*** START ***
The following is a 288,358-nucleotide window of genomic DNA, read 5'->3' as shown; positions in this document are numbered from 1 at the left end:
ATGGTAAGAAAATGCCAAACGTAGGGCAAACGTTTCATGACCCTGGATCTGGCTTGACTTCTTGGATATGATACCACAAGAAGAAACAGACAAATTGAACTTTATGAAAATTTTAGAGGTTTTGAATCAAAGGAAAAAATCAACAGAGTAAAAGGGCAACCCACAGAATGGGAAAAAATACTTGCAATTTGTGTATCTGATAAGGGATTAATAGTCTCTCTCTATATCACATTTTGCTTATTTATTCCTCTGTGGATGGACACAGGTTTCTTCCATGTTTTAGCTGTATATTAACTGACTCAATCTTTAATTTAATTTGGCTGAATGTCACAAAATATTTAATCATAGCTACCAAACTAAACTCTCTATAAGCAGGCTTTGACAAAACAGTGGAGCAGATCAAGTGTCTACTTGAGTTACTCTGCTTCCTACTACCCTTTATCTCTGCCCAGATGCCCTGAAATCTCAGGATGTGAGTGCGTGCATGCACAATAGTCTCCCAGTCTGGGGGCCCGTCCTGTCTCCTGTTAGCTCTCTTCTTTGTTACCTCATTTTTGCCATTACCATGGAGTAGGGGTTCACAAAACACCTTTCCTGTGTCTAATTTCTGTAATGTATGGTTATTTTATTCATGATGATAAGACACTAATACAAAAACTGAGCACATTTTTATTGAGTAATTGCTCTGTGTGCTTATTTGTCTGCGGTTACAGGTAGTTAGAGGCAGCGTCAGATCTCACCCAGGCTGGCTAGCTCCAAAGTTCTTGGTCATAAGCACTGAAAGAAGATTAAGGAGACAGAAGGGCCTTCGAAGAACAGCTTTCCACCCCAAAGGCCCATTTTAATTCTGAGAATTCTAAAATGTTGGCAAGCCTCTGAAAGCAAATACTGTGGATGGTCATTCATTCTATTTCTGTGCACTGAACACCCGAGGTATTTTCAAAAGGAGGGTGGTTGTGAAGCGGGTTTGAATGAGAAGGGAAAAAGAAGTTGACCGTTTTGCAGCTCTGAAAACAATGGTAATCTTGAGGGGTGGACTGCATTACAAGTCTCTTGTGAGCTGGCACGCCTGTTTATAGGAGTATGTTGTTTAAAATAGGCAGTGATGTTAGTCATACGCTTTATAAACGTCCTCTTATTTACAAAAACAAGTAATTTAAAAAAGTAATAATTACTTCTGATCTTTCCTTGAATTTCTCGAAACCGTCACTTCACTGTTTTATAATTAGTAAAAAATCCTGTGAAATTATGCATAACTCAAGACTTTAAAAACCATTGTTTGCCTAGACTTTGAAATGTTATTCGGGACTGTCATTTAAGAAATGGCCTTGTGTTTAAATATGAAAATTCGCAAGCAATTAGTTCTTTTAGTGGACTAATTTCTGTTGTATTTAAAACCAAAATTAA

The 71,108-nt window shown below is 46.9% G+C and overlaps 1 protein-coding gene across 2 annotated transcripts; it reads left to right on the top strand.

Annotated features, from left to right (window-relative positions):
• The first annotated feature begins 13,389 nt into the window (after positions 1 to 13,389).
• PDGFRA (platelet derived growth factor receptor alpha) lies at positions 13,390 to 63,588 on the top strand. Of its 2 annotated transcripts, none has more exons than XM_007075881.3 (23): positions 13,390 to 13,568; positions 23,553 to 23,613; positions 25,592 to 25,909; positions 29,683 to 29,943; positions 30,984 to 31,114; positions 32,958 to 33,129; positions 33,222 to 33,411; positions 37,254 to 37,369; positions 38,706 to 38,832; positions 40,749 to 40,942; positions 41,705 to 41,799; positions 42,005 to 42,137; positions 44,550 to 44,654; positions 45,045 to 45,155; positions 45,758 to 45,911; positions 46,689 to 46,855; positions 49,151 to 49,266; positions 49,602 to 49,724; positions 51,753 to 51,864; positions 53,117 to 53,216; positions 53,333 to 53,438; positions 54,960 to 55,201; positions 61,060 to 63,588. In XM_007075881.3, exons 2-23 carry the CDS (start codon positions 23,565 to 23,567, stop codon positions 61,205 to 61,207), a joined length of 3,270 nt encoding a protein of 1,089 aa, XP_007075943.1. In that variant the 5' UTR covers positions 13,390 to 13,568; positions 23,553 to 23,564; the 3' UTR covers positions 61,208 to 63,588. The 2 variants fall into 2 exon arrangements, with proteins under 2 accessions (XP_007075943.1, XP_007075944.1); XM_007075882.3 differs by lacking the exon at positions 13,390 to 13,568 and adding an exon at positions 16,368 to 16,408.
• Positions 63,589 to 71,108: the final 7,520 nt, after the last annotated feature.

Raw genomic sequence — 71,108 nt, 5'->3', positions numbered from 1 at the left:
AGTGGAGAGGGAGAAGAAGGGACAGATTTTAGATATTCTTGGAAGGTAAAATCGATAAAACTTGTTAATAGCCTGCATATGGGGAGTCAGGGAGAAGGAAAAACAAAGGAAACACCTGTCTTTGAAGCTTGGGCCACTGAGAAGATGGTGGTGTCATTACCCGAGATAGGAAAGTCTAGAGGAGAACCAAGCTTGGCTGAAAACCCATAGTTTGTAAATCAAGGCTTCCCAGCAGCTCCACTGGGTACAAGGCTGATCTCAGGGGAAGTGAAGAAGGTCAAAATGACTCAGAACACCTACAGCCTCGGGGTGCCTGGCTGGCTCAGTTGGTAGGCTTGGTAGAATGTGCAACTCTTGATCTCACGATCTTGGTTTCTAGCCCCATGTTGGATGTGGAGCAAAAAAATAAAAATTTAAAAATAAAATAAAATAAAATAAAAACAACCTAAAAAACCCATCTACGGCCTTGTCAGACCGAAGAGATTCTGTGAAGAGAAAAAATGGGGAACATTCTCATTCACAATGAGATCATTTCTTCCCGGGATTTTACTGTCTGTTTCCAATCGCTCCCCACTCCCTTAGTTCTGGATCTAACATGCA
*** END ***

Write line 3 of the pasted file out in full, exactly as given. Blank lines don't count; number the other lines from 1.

The 71,108-nt window shown below is 46.9% G+C and overlaps 1 protein-coding gene across 2 annotated transcripts; it reads left to right on the top strand.